Social Media Plays Host To This Year’s General Election
With social media becoming an increasingly popular tool, it seemed inevitable that 2010’s general election would see parties employing some elements within campaign strategy; however the degree to which it has been embraced by each candidate could not have been anticipated, resulting in it being dubbed: “the first word-of-mouth election”.
In run up to this year’s general election, tech-savvy politicians can be seen unashamedly flexing their weight of knowledge in this latest communication tool, across the worldwide web.
Labour has pre-emptively armed party members with new-media training, ensuring a smooth execution of this newest tactic; and with daily online video podcasts from senior campaign politicians, as well as real-time Twitter feedback, it is not surprising that such rigorous preparation has been undertaken.
Alongside this, Labour has cleverly optimised traffic to its own website using Google Adwords, resulting in constituents who are searching hot debate topics – such as: the economy, education and employment – are driven here primarily, receiving Labour’s take on the subject first.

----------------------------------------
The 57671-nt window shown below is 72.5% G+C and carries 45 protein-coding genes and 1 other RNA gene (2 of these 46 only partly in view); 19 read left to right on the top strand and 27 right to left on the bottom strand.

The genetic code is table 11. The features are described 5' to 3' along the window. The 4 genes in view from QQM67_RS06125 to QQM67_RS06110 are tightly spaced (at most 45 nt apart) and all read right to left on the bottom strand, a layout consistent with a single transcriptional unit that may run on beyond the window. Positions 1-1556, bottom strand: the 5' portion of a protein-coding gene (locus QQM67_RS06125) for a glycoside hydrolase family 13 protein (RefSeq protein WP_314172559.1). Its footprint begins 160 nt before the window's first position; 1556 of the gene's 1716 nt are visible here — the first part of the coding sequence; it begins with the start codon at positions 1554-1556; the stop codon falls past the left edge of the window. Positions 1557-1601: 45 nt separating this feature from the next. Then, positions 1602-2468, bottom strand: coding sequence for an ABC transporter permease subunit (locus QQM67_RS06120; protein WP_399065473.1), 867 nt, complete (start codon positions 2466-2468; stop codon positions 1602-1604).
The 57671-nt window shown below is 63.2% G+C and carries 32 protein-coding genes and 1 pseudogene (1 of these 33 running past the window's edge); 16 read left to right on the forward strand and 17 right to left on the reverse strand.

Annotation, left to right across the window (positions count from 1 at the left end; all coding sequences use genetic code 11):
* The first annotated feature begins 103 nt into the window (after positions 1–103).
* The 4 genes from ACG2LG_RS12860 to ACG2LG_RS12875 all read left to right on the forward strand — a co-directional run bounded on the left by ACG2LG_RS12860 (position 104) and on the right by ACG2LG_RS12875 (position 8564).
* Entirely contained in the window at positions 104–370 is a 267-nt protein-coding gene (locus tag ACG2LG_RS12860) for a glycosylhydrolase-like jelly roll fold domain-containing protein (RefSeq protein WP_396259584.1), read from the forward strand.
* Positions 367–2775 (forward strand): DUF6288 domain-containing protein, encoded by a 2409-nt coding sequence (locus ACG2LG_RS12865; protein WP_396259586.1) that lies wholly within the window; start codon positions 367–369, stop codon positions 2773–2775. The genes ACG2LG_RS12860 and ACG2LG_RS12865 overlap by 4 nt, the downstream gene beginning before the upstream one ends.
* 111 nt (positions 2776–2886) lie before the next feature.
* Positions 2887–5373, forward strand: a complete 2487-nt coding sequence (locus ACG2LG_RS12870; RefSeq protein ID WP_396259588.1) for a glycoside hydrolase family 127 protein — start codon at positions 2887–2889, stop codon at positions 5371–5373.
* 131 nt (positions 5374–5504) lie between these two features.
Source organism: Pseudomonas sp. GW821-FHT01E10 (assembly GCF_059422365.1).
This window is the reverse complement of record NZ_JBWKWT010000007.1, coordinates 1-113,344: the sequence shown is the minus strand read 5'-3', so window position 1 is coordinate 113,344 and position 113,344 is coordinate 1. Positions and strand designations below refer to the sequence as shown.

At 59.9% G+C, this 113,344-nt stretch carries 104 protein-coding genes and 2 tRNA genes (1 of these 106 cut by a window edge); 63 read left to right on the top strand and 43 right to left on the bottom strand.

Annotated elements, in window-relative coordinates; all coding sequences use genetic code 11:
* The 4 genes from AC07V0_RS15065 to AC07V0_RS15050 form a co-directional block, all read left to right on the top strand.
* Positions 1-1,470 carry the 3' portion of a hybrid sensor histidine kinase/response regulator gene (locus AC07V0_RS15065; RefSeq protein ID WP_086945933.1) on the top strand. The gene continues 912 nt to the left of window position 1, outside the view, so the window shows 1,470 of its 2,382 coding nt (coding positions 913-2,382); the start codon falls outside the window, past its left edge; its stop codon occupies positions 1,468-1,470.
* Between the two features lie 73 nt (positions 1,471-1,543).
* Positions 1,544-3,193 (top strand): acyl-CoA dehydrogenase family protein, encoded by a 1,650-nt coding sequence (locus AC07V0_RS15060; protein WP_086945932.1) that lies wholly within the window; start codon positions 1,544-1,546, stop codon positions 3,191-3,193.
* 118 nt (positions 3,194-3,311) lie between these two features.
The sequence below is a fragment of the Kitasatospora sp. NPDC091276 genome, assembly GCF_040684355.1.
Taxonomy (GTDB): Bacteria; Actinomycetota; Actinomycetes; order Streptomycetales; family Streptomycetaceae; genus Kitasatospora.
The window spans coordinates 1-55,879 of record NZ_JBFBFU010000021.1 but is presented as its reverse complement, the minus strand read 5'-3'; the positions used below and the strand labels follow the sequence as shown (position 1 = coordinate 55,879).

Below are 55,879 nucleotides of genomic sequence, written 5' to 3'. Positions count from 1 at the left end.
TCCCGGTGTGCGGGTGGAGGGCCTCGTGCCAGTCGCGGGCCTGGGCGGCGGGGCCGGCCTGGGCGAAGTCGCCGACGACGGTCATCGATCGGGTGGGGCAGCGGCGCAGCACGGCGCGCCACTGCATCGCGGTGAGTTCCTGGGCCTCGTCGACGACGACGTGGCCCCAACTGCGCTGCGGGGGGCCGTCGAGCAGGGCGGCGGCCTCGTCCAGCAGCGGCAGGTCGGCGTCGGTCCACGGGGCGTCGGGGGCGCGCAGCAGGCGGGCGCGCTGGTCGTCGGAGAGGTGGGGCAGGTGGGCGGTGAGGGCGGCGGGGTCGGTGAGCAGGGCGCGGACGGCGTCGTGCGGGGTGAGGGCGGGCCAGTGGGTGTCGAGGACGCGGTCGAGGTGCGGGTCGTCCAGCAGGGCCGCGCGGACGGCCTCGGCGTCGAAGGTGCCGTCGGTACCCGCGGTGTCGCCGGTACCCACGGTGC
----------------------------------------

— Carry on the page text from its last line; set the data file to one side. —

While the Conservative party, not wanting to disappoint, have released an iPhone app, where users can receive a continuous flow of up-to-date news on campaign progress, as well as takes on legislation, public policy and party memorandums.
Modern day constituents are demanding more transparency from MPs, social media offers a platform to achieve this. If these latest campaigns are anything to go by, it would appear that politicians are beginning to recognise and appreciate social media as a credible and effective communication channel, key to winning any election.
– Lydia Cambata
NB. Umpf has no affiliation to any political party, with the above comments regarding social media, rather than the efficiencies of one party’s campaign over another.